Mr. Abdiaziz Hassan Mohamed, also known as “Laftagareen,” is a 53-year-old veteran politician, technocrat, and father of four who has been striving for decades to bring about change among his people. Even though his term as Southwest State’s president will soon end, he has accomplished many fantastic achievements over the past four years.
His desire to alter the socioeconomic progress of his people has always been his goal. This desire informed his tireless energy paving the way for him to forge a close relationship with the late Hasan Muhammad Nur “Shatigadud,” the former head of the Rahanweyn Resistance Army (RRA), Some decades back during Somalia’s civil war, and whose dream was the establishment of an effective autonomous administration of the regions in Southern Somalia similar to the current Southwest Administration, but a bit far bigger encompassing swaths of areas now included in present Jubbaland.
Later, Mr. Laftagareen held various cabinet roles in Somalia’s succeeding governments between 2008 and 2010.
In late 2018, he took office as president of the Southwest State when there needed more progress in many dimensions. Still, in a short period, he made considerable changes to the administration despite numerous challenges like terrorist groups and frequent natural phenomena like a drought in those regions.
The notable point is that the Southwest State of Somalia, which had about 4 million population and an $8 million budget when he took office, lagged behind all other regions regarding infrastructure, economy, healthcare, and education. In contrast, Southwest State’s budget exceeded $46 million three years later.
The Southwest State President has drawn much praise for the hastened and impactful social, economic, and educational reforms that his administration initiated over the previous four years, despite criticism of how he ascended to the presidency. Notwithstanding the political polarization at the time, he concentrated on the state-building process and good governance initiatives. His tenure marked significant institutional progress, and when juxtaposed with the other Federal Member States in Somalia, Southwest State now boasts one of the most efficient and functioning institutions.
In stark distinctions to previous administrations, the president emphasized that institutions can only flourish with qualified civil servants. He used unique strategies to quickly increase the capability of Southwest state public employees by soliciting assistance from FGS and the other Federal Member States like Puntland State, which has been around for more than 20 years and has robust institutions. This outreach was tested and yielded a positive result. Almost a dozen trip exchanges were made among officials from Puntland and Southwest States to exchange knowledge sharing and boost the capacity of civil servants in the state.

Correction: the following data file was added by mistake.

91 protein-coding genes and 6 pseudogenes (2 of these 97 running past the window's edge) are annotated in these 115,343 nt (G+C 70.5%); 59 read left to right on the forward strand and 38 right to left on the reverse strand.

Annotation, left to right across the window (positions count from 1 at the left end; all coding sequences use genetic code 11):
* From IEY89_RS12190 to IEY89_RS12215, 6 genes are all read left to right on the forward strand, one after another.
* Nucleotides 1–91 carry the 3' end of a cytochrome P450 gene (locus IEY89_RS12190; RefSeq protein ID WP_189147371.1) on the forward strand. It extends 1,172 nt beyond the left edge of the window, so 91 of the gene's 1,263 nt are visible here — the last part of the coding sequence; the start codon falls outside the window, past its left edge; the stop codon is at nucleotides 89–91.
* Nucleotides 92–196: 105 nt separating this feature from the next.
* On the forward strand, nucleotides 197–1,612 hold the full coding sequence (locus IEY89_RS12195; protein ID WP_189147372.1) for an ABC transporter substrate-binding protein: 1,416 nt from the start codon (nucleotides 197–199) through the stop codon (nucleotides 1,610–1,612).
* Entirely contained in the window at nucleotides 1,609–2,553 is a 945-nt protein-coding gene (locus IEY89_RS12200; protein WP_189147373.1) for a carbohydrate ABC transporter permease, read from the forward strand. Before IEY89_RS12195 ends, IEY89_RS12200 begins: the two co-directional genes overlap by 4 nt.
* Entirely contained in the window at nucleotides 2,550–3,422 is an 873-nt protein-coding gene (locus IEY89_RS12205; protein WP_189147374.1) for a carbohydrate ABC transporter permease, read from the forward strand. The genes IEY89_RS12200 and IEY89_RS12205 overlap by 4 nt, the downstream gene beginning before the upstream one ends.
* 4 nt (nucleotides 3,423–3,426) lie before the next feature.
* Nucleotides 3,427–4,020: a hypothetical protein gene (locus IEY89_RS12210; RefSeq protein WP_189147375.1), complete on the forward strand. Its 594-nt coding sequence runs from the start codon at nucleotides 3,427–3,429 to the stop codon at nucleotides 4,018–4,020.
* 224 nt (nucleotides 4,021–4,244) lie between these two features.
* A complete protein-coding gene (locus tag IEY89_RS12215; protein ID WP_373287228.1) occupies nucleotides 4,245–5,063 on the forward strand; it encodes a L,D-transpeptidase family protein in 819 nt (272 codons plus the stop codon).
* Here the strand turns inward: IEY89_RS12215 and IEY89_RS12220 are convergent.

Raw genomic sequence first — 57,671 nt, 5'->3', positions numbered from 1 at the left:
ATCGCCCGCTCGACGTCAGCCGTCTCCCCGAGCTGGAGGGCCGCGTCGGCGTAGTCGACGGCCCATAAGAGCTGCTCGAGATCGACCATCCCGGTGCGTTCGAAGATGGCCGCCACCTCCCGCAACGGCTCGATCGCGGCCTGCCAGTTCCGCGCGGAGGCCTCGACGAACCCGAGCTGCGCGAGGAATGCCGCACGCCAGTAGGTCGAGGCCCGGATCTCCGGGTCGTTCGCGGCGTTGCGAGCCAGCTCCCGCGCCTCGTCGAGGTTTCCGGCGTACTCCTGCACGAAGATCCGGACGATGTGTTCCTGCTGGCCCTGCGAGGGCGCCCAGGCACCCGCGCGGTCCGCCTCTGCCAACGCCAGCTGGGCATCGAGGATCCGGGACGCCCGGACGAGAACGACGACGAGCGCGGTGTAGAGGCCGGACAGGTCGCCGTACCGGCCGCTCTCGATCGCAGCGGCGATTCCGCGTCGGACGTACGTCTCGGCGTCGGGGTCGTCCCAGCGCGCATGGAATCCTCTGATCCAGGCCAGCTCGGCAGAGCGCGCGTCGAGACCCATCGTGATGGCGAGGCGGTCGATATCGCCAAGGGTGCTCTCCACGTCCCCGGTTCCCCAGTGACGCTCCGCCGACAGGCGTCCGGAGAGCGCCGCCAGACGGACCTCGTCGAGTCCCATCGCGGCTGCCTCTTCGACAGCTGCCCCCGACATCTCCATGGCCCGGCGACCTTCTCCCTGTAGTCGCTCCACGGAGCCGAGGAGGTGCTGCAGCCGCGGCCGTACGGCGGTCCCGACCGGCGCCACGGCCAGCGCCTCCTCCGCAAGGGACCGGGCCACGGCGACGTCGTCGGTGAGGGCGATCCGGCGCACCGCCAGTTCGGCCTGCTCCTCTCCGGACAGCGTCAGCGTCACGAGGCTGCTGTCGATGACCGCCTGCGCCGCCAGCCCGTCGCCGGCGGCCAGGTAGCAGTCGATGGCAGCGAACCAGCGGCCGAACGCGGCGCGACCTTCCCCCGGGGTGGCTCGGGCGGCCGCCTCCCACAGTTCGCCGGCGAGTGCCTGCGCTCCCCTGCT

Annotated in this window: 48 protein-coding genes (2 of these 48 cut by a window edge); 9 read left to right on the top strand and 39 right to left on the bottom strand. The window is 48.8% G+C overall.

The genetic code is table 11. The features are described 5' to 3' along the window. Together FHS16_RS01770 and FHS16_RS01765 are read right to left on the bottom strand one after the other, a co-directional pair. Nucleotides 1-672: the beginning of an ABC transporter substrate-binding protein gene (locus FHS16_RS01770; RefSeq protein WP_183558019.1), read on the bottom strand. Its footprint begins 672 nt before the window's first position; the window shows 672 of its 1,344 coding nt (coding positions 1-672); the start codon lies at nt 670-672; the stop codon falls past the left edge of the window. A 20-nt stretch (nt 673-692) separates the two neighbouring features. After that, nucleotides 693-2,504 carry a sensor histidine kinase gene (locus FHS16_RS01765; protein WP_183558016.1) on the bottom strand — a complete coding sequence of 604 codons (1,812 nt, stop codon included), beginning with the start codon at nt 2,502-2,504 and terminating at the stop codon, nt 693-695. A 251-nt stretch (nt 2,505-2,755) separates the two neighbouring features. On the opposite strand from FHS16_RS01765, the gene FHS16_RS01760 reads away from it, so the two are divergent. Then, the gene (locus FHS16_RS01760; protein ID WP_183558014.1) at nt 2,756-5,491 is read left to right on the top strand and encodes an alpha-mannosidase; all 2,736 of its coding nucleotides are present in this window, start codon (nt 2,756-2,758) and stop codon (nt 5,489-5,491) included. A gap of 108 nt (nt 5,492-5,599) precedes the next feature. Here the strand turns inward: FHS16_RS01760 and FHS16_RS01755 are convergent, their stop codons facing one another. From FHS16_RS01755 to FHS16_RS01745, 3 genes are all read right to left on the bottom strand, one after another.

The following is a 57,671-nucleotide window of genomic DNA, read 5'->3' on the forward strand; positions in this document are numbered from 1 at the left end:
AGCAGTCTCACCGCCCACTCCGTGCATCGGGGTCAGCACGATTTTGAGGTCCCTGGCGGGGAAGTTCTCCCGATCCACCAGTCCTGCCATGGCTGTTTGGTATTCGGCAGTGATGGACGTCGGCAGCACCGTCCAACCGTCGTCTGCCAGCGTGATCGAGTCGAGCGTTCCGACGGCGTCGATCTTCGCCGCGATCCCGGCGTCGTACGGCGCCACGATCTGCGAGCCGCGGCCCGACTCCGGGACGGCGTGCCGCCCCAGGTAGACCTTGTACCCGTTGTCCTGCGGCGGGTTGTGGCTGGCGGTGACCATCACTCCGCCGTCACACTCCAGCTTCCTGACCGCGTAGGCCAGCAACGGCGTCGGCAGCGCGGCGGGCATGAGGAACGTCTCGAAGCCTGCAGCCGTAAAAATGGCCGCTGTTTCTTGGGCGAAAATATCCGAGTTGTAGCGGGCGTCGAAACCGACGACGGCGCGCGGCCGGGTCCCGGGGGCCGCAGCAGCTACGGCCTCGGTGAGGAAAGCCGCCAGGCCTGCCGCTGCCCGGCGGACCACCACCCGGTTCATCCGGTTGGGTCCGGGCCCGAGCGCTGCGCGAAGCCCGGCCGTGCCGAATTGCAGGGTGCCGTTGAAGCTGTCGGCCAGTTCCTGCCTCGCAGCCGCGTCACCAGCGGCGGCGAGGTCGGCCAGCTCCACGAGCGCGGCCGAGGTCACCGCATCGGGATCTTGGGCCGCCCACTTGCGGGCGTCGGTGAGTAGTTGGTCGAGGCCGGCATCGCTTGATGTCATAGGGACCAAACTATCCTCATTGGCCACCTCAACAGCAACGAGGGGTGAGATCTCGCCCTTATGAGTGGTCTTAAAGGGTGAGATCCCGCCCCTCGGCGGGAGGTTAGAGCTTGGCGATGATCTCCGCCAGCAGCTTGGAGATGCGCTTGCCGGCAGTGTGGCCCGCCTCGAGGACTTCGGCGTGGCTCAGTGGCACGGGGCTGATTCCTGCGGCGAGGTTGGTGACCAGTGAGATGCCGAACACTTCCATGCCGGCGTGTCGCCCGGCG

In building the state, he worked hard to advance inclusive politics. He ran a campaign to establish district councils in most Southwest State districts. The first three years saw the establishment of councils in almost ten districts. Local governance structures remain a sore area of conflict drivers across Somalia. Establishing district councils with relative fallout is a testament to his leadership credentials.
Another similar apt example of his philosophical management of politics was how he managed the selection of Federal MPs from the Southwest Region, where almost 75% of long-serving and powerful MPs failed to maneuver in retaining their seats, replaced by vibrant and youthful MPs from respective clan constituencies, in a masterstroke political orchestration by Laftagareen, and where not even one single incident was reported in the town – uncommon in such situations. This level of change was not witnessed in many polling centers in Somalia. This sort of management style of local politics in Somalia was underpinned by his more profound understanding of Somalia’s political dynamics and intricacies, which many politicians may not have appreciated.